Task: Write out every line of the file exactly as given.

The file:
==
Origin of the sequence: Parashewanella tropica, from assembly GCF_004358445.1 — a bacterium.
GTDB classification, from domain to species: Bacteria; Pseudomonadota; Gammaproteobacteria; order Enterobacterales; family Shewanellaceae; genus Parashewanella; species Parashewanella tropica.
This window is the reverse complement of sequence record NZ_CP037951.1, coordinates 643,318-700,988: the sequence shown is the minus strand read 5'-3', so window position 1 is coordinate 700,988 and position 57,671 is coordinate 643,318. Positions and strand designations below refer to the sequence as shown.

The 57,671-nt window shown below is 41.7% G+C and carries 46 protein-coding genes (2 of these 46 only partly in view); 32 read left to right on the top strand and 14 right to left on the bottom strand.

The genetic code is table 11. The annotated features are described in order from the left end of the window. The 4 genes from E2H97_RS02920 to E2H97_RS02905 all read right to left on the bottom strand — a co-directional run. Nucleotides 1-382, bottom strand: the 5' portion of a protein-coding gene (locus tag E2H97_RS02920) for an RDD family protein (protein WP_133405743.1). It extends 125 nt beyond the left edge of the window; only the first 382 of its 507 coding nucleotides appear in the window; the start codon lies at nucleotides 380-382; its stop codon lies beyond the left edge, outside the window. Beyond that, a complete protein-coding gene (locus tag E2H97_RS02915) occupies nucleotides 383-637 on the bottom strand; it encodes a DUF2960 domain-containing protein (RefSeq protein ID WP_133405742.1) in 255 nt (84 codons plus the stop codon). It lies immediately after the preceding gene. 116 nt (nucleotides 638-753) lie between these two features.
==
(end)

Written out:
Origin of the sequence: Parashewanella tropica, from assembly GCF_004358445.1 — a bacterium.
GTDB classification, from domain to species: Bacteria; Pseudomonadota; Gammaproteobacteria; order Enterobacterales; family Shewanellaceae; genus Parashewanella; species Parashewanella tropica.
This window is the reverse complement of sequence record NZ_CP037951.1, coordinates 643,318-700,988: the sequence shown is the minus strand read 5'-3', so window position 1 is coordinate 700,988 and position 57,671 is coordinate 643,318. Positions and strand designations below refer to the sequence as shown.

The 57,671-nt window shown below is 41.7% G+C and carries 46 protein-coding genes (2 of these 46 only partly in view); 32 read left to right on the top strand and 14 right to left on the bottom strand.

The genetic code is table 11. The annotated features are described in order from the left end of the window. The 4 genes from E2H97_RS02920 to E2H97_RS02905 all read right to left on the bottom strand — a co-directional run. Nucleotides 1-382, bottom strand: the 5' portion of a protein-coding gene (locus tag E2H97_RS02920) for an RDD family protein (protein WP_133405743.1). It extends 125 nt beyond the left edge of the window; only the first 382 of its 507 coding nucleotides appear in the window; the start codon lies at nucleotides 380-382; its stop codon lies beyond the left edge, outside the window. Beyond that, a complete protein-coding gene (locus tag E2H97_RS02915) occupies nucleotides 383-637 on the bottom strand; it encodes a DUF2960 domain-containing protein (RefSeq protein ID WP_133405742.1) in 255 nt (84 codons plus the stop codon). It lies immediately after the preceding gene. 116 nt (nucleotides 638-753) lie between these two features.